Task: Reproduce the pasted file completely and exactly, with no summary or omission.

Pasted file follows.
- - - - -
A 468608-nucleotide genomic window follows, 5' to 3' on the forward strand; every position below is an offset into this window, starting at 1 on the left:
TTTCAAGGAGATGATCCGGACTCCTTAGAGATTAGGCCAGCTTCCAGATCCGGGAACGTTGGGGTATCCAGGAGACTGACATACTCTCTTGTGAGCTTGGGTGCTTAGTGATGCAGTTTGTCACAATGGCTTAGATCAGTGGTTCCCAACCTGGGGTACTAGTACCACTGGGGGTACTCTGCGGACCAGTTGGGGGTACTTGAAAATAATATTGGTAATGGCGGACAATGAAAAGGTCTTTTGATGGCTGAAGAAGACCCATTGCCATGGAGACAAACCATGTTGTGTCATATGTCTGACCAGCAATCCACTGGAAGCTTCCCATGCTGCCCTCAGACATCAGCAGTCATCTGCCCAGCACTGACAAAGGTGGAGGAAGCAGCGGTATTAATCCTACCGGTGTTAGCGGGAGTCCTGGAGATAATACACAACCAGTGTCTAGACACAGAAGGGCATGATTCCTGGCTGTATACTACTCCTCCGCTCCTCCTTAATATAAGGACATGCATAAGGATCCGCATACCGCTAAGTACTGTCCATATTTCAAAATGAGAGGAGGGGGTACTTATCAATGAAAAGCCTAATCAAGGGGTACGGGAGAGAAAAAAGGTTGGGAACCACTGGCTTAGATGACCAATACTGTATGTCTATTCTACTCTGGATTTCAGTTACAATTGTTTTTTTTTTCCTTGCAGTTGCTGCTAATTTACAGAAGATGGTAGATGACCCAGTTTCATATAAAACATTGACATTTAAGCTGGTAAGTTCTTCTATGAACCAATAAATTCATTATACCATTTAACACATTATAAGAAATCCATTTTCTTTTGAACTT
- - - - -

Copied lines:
A 468608-nucleotide genomic window follows, 5' to 3' on the forward strand; every position below is an offset into this window, starting at 1 on the left:
TTTCAAGGAGATGATCCGGACTCCTTAGAGATTAGGCCAGCTTCCAGATCCGGGAACGTTGGGGTATCCAGGAGACTGACATACTCTCTTGTGAGCTTGGGTGCTTAGTGATGCAGTTTGTCACAATGGCTTAGATCAGTGGTTCCCAACCTGGGGTACTAGTACCACTGGGGGTACTCTGCGGACCAGTTGGGGGTACTTGAAAATAATATTGGTAATGGCGGACAATGAAAAGGTCTTTTGATGGCTGAAGAAGACCCATTGCCATGGAGACAAACCATGTTGTGTCATATGTCTGACCAGCAATCCACTGGAAGCTTCCCATGCTGCCCTCAGACATCAGCAGTCATCTGCCCAGCACTGACAAAGGTGGAGGAAGCAGCGGTATTAATCCTACCGGTGTTAGCGGGAGTCCTGGAGATAATACACAACCAGTGTCTAGACACAGAAGGGCATGATTCCTGGCTGTATACTACTCCTCCGCTCCTCCTTAATATAAGGACATGCATAAGGATCCGCATACCGCTAAGTACTGTCCATATTTCAAAATGAGAGGAGGGGGTACTTATCAATGAAAAGCCTAATCAAGGGGTACGGGAGAGAAAAAAGGTTGGGAACCACTGGCTTAGATGACCAATACTGTATGTCTATTCTACTCTGGATTTCAGTTACAATTGTTTTTTTTTTCCTTGCAGTTGCTGCTAATTTACAGAAGATGGTAGATGACCCAGTTTCATATAAAACATTGACATTTAAGCTGGTAAGTTCTTCTATGAACCAATAAATTCATTATACCATTTAACACATTATAAGAAATCCATTTTCTTTTGAACTT